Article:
Celebrating 17 Years of Film.Biz.Fans.
by Ramzi De Coster
October 15, 2013 11:10 AM
6 Comments
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James Franco Talks to Indiewire: 'I want to make the movies that nobody else is making.'

So it was a way to really explore how dense poetic text could be included in a visual medium and to jump from there to Faulkner. The reasons I like "As I Lay Dying" or Faulkner was because it's almost poetry and he was a failed poet, he wanted to be a poet and came out with one book of poetry and then kind of gave it up. But you can see the poetic impulse in his prose and so it's very dense. So I guess the challenge was, how do I translate that into a visual medium? How can I use Faulkner's text as much as possible, and then how can I find the visual and cinematic equivalence to Faulkner's prose style? (For example) in the book each chapter is told from the perspective of a different character and so you get a sense of multiple perspectives in the book. So I felt like if I did it exactly like the book where one chapter is told from one person another chapter is told from another person and if I did that for the movie it would have been a little clunky, it wouldn't work in the same way as the book works it would feel a little rigid. But I still wanted the multiple perspectives, so we came up with the split screen idea and sometimes you get different views of the same scene, sometimes the split screen is showing characters in one location and then characters in a completely different location. So for example, Dewey Dell is at the pharmacy trying to get an abortion and then the family is at the cemetery digging the grave and they're happening simultaneously. I guess that's my contribution, interpreting the multiple perspectives through split screen.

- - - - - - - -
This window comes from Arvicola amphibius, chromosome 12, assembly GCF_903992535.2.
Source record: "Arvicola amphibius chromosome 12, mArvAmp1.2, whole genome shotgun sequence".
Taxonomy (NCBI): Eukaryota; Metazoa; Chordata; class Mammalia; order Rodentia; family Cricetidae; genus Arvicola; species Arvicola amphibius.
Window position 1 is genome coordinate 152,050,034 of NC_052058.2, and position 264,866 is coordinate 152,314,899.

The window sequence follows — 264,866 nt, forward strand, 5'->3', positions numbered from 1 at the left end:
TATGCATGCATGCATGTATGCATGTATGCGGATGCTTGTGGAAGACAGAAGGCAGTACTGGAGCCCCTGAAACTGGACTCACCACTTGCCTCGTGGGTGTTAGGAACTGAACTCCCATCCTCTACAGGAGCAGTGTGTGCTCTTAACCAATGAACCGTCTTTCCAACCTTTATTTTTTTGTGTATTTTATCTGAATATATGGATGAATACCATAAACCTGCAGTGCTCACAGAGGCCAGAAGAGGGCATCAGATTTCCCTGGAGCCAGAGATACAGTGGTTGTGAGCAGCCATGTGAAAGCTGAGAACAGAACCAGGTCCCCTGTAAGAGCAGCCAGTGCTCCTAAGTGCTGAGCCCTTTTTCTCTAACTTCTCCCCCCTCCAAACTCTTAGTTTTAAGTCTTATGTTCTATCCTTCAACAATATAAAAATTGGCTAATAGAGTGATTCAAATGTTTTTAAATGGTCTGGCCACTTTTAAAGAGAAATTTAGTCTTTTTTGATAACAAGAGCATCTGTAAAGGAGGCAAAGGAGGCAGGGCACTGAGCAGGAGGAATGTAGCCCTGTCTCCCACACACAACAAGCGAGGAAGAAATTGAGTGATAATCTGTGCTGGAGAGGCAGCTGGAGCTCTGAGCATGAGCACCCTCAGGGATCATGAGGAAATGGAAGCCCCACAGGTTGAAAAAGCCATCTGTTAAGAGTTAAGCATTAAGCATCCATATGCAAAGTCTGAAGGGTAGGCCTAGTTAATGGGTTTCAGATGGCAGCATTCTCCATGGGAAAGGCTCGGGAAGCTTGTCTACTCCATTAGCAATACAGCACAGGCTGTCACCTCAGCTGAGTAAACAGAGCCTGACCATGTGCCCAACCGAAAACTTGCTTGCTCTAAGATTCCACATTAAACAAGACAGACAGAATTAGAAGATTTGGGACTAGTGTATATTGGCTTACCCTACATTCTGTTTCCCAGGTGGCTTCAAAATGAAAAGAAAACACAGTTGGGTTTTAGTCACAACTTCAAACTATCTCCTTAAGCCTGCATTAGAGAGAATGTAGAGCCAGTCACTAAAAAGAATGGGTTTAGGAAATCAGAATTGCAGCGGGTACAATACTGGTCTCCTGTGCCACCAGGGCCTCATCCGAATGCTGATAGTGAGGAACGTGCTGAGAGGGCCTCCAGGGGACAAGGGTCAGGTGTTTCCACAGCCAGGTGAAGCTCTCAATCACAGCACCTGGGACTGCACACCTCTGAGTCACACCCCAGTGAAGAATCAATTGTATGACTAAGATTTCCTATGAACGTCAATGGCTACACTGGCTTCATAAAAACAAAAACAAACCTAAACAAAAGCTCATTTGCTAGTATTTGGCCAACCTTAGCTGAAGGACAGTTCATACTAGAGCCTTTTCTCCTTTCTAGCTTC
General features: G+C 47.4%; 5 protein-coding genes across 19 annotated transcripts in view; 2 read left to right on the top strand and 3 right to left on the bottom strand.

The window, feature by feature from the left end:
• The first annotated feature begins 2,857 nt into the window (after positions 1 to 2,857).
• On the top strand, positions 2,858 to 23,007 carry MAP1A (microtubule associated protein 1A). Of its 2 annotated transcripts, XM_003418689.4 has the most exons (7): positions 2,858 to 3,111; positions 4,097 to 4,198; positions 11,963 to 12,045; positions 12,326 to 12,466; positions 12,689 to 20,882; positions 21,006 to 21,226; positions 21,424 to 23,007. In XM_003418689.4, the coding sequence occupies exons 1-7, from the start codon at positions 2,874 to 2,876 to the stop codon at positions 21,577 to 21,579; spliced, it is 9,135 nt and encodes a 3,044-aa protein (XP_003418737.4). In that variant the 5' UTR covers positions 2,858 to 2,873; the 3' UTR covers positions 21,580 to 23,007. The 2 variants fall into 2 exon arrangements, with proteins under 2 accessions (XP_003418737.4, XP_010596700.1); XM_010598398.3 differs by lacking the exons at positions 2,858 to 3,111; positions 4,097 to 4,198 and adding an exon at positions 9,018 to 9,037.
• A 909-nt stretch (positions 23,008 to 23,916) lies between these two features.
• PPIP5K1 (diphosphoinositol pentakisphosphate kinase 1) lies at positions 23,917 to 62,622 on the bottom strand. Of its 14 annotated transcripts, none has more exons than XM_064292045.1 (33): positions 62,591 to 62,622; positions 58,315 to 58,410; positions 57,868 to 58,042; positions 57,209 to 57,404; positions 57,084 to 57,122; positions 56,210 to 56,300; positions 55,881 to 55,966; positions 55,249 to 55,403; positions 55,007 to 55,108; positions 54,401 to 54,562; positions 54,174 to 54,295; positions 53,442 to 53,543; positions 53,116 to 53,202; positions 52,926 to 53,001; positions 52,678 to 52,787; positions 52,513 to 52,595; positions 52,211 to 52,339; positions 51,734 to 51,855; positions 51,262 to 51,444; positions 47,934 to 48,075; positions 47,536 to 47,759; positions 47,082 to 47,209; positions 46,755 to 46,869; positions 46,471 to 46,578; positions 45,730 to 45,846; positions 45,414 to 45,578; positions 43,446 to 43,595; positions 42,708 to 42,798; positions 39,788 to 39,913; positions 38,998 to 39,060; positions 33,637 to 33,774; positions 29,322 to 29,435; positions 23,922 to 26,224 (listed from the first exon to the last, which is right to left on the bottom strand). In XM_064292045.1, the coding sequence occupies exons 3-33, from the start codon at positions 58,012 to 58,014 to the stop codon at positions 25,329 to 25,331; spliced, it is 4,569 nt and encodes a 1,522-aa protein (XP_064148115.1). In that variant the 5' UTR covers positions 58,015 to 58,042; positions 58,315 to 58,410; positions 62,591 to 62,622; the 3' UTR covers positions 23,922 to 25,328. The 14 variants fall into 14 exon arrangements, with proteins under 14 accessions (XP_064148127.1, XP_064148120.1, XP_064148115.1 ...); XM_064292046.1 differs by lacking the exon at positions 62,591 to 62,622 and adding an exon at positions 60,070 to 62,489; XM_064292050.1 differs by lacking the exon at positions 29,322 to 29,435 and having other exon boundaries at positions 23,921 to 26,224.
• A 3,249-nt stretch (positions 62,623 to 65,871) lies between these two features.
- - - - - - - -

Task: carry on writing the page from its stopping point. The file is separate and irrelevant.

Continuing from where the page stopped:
And in another way sort of in line with "The Broken Tower," I'm trying to get Faulkner's prose in there. What he does in the book is he has two levels of consciousness or two levels of diction, the characters speak one way on the surface when they're speaking to each other in quotation marks, but underneath they have these interior monologues that are incredibly dense and the monologues use diction that these characters would never be able to use. They are articulating ideals that these characters would literally not be able to do. But I think what Faulkner is doing is he's kind of giving voice to their inner lives so (while) maybe they couldn't think as deep as the characters do in their interior monologues, they maybe could feel as deeply as their inner monologues suggest. So it's as if he's giving voice to them (and) I felt like I couldn't just do straight voice-over, we needed to make the voice-over strange as well and so we have the characters looking directly at the camera or speaking directly to the camera and it's an effort to make it strange, to make the familiar unfamiliar. It's almost like the confessionals that we find in reality television now but now it's in a period piece. And so all of these different techniques coming together both high and low or contemporary and old-fashioned give us a sense of Faulkner's book that is cutting edge but also about people at the turn of the century.